Friday, December 15, 2006

How much is enough

It appears I have started something. I sent an email to my good friend Byron about a thread going on at the Pro Sound Web forums. Seems now he is getting a good bit of buzz from the local news blog of the town in which the story originated. If you are up to the task you can read through the forum to get the entire story, but I will sum it up for you much like Byron has done.

  • Westover Church in Greensboro, NC has built a new facility for the church, a 3000 seat auditorium.
  • As a part of the upgrade, they bought a new Midas XL8 mixing console to handle all the audio needs in the new room. This is the absolute top of the line console in the world for live applications costing nearly $350,000.
  • The people on the forum are upset that a church would spend that kind of money on one piece of equipment when there are alternatives available and they could spend the money on other more noble type of things.

I’ll try not to rehash what Byron has already written. Please do read his take on it because his perspective along with mine I believe paints a much better picture.

I suspect that many of the forum participants do not realize that most large churches have multiple services and events each week, and often on the same day. These services can have different musicians, singers, actors and media all just a few minutes apart. One could discuss the philosophy of multi-service strategies all day, which I may discuss at a later time, but that is what Westover is doing. When you introduce that much complexity into a single space over a short period of time, you need the infrastructure to support it.

It has been mentioned that the church could have spent less money and gotten the job done the same. I completely disagree. It’s not about entertaining people it’s about creating a environment where people can worship and hear the message. It’s not just about the quality of the sound, its about bringing our very best to the table. The Midas is going to be the best sounding console for sure, but I can tell you that after spending hundreds of hours researching every single digital console on the market, there are many things the Midas can do that nothing else can. When you consider the number of people they may have on the stage at once, the need for monitoring for all those people, the need for distributing the audio to other places in the building, there is simply no other choice.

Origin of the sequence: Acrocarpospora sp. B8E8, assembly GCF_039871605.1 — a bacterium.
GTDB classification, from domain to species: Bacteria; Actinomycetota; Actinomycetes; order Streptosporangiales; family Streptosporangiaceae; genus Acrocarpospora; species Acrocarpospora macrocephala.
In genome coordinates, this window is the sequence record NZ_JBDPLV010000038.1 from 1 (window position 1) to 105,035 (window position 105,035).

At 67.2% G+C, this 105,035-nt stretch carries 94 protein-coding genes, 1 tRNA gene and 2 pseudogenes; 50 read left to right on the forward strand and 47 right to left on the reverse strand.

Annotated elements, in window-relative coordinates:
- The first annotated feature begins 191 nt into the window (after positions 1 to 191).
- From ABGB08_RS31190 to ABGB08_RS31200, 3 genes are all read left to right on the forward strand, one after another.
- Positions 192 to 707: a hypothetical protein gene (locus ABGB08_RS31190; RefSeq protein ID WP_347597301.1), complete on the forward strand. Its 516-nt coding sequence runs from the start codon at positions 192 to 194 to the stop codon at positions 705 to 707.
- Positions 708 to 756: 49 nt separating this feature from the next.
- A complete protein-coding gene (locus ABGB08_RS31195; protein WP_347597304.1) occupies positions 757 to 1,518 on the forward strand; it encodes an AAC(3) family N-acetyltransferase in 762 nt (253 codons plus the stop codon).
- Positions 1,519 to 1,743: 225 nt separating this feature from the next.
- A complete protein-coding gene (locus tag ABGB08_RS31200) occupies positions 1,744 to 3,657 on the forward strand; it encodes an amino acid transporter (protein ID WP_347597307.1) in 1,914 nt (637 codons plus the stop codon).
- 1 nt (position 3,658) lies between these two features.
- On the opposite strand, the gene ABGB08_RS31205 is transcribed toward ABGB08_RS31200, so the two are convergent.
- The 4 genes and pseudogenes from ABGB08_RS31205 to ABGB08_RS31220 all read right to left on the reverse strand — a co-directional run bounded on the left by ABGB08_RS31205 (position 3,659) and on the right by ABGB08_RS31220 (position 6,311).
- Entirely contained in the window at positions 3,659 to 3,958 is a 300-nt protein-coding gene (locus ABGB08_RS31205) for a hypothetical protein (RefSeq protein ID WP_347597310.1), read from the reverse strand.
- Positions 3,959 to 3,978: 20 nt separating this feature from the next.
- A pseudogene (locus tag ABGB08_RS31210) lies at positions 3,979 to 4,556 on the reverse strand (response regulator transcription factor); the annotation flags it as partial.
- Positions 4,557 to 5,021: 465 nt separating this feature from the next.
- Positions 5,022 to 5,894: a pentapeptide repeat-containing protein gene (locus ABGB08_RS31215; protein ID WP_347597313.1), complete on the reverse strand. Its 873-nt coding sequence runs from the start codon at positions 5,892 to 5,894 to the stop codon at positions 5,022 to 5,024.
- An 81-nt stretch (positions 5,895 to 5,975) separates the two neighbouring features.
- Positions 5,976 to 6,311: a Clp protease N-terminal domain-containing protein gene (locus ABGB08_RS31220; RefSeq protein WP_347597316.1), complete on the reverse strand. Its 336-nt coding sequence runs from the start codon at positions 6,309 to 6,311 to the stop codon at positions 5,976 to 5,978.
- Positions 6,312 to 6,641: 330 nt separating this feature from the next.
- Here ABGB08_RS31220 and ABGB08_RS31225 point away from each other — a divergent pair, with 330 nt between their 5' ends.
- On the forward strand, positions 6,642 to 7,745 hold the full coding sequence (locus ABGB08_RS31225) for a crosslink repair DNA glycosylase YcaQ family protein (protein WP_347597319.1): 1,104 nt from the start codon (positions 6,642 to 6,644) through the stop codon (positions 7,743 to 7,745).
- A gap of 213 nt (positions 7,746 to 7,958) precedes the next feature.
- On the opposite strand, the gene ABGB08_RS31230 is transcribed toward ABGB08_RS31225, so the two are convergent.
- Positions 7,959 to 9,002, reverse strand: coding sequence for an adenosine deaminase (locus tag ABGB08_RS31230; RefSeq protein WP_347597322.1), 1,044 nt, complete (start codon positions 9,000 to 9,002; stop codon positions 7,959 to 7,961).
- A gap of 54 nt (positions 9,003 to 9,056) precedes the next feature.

Today’s larger churches often serve as a community gathering place for all kinds of events that have little or nothing to do with the church itself, much like they have for hundreds of years. This continues to add the complexity and diversity of the kinds of programming that occur in the building. There are very few other places than a church that have the number of different types of events on a weekly basis. Many people outside the church have no idea all the stuff that happens. It’s easy to throw stones when you don’t understand the real story.

Monday, December 04, 2006

The thing about children

I don't have children. Its important you know that before you continue as my perspective is possibly a bit skewed.

Today we had our children's choir in our main services helping to lead worship much like our adults would normally. Typically we only have a choir for the first service. We are pretty careful with our programming in attempts to provide a great environment for people. The two services are different in order to reach people from different walks of life. Our church is still in transition I believe. There are 30 years of legacy that effect us. Getting an established church to completly change its understanding of what church could be is not an easy task. While we no longer do a kids Christmas program during our main services, in having the children as a part of both services as well as letting them do a "special" song, what message do we send? On one had I see the value of having the kids a part of things. It says we value them. It says they can contribute to our worship even at a very young age. It gives the kids a sense of value in being a part of something big. And of course, mom and dad are thrilled to see Johnny and Suzie (or James and Mary to be more biblical) on stage. All good reasons to do it.

There is a significant change in the dynamics of what happens when the kids are there in that role. It changes our song selection some. It changes our lighting, which affects the environment in big ways. It changes the way we mix audio. Those are the facts. I wonder if the new person coming through the doors will understand. Its hard to not have the worship turn into a performance when they kids are there. We try to create a place where people can really worship, but with the changes that happen are we able to worship or do we end up watching the children? Are we just satisfying the parents? Are we better served by having them or not? What do new people see and take away from the experience? Its just a couple times a year and does that make it acceptable? Please understand I'm not against having them, I just wish I knew how to better integrate them. I wish I knew how to answer those questions. I truly can see both sides of the discussion.